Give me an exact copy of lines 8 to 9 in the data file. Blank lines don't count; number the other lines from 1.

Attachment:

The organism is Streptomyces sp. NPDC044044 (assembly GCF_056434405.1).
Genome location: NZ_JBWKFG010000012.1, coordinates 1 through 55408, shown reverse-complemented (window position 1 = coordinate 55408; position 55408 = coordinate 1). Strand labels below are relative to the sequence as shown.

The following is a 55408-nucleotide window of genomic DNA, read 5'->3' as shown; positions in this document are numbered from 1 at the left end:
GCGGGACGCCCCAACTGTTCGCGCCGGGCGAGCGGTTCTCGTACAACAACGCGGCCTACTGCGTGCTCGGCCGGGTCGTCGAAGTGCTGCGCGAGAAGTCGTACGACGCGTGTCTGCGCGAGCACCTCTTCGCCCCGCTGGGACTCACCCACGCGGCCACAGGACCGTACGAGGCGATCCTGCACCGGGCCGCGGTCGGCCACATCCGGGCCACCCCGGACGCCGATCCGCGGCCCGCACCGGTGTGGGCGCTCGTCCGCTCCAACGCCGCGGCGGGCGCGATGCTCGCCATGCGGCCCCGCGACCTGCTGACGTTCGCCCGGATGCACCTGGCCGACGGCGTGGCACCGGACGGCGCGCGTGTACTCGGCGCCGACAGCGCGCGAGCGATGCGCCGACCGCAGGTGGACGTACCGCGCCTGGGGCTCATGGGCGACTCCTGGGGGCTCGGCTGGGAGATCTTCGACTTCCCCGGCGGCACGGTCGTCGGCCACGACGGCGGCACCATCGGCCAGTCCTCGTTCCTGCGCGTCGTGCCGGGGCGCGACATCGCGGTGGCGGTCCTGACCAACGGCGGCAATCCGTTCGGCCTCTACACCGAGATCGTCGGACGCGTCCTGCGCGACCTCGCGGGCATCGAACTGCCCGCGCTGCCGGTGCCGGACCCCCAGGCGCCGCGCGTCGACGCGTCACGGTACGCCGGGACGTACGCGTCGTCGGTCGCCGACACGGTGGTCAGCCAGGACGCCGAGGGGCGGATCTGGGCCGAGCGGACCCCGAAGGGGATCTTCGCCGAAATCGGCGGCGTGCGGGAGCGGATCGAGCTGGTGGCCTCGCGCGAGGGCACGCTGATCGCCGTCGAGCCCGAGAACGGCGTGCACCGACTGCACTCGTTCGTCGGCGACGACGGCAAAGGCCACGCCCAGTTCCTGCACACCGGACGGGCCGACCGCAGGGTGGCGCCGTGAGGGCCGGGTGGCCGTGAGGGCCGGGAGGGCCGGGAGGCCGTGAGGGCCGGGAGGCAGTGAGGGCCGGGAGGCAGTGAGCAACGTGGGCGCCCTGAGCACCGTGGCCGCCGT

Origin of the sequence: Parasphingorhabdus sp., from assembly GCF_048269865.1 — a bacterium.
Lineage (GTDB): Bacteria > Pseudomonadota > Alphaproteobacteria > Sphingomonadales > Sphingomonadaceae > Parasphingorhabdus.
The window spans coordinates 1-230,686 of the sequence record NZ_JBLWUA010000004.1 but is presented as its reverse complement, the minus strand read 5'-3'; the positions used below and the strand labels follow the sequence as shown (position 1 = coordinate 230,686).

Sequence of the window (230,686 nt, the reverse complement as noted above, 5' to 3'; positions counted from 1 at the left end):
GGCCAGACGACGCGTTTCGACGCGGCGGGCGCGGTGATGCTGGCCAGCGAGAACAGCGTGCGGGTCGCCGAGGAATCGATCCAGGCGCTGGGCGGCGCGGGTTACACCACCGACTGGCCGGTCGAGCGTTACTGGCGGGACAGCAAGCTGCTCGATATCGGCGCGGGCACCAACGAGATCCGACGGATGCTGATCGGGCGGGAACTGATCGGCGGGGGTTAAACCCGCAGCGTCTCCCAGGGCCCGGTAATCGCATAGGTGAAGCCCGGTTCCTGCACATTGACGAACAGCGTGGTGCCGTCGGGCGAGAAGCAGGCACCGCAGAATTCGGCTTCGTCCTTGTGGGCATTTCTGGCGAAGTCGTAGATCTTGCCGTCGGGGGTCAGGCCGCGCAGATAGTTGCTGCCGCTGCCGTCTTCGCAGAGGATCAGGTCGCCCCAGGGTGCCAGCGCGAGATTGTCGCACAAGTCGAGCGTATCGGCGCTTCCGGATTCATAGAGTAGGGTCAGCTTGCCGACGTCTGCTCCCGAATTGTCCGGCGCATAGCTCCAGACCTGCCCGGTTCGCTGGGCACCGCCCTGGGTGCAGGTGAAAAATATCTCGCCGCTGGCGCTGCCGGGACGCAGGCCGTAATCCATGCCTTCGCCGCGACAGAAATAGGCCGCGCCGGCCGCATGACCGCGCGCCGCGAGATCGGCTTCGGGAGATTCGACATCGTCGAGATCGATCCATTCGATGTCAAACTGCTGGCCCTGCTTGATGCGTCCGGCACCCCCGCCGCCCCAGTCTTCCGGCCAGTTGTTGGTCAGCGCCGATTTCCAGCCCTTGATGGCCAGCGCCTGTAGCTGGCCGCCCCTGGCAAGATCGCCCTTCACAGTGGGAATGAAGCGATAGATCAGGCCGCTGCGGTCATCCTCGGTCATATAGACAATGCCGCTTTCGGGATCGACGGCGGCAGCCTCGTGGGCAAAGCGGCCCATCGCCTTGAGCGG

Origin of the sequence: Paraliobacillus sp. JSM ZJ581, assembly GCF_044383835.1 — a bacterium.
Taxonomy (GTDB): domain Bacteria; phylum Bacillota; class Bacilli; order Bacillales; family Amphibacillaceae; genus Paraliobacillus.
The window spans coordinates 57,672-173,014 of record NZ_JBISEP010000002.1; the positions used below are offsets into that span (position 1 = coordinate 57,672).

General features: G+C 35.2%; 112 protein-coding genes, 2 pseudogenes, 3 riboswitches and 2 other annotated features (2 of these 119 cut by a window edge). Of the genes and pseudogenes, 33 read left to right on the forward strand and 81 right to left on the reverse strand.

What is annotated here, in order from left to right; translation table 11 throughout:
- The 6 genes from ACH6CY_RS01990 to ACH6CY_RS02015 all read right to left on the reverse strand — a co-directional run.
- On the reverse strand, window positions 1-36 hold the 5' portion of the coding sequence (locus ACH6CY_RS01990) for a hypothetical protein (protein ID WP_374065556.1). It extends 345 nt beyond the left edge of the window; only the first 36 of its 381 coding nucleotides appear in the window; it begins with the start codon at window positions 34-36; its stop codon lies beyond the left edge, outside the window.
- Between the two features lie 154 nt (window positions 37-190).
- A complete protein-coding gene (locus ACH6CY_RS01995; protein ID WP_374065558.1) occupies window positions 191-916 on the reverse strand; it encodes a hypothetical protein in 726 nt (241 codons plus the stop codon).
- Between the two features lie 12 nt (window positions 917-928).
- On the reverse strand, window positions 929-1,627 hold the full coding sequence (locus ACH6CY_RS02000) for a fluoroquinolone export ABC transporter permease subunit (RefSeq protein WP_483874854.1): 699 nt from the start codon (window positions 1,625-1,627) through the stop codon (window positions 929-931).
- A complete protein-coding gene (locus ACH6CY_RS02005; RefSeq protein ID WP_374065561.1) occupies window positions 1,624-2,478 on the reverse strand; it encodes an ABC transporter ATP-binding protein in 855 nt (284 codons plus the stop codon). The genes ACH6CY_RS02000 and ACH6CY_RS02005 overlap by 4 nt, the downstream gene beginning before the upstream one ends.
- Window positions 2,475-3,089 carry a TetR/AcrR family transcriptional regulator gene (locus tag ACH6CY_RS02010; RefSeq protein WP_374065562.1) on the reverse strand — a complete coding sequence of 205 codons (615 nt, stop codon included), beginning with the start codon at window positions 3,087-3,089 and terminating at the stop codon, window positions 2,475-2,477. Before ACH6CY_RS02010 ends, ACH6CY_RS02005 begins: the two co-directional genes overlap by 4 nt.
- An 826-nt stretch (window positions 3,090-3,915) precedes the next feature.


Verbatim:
Sequence of the window (230,686 nt, the reverse complement as noted above, 5' to 3'; positions counted from 1 at the left end):
GGCCAGACGACGCGTTTCGACGCGGCGGGCGCGGTGATGCTGGCCAGCGAGAACAGCGTGCGGGTCGCCGAGGAATCGATCCAGGCGCTGGGCGGCGCGGGTTACACCACCGACTGGCCGGTCGAGCGTTACTGGCGGGACAGCAAGCTGCTCGATATCGGCGCGGGCACCAACGAGATCCGACGGATGCTGATCGGGCGGGAACTGATCGGCGGGGGTTAAACCCGCAGCGTCTCCCAGGGCCCGGTAATCGCATAGGTGAAGCCCGGTTCCTGCACATTGACGAACAGCGTGGTGCCGTCGGGCGAGAAGCAGGCACCGCAGAATTCGGCTTCGTCCTTGTGGGCATTTCTGGCGAAGTCGTAGATCTTGCCGTCGGGGGTCAGGCCGCGCAGATAGTTGCTGCCGCTGCCGTCTTCGCAGAGGATCAGGTCGCCCCAGGGTGCCAGCGCGAGATTGTCGCACAAGTCGAGCGTATCGGCGCTTCCGGATTCATAGAGTAGGGTCAGCTTGCCGACGTCTGCTCCCGAATTGTCCGGCGCATAGCTCCAGACCTGCCCGGTTCGCTGGGCACCGCCCTGGGTGCAGGTGAAAAATATCTCGCCGCTGGCGCTGCCGGGACGCAGGCCGTAATCCATGCCTTCGCCGCGACAGAAATAGGCCGCGCCGGCCGCATGACCGCGCGCCGCGAGATCGGCTTCGGGAGATTCGACATCGTCGAGATCGATCCATTCGATGTCAAACTGCTGGCCCTGCTTGATGCGTCCGGCACCCCCGCCGCCCCAGTCTTCCGGCCAGTTGTTGGTCAGCGCCGATTTCCAGCCCTTGATGGCCAGCGCCTGTAGCTGGCCGCCCCTGGCAAGATCGCCCTTCACAGTGGGAATGAAGCGATAGATCAGGCCGCTGCGGTCATCCTCGGTCATATAGACAATGCCGCTTTCGGGATCGACGGCGGCAGCCTCGTGGGCAAAGCGGCCCATCGCCTTGAGCGG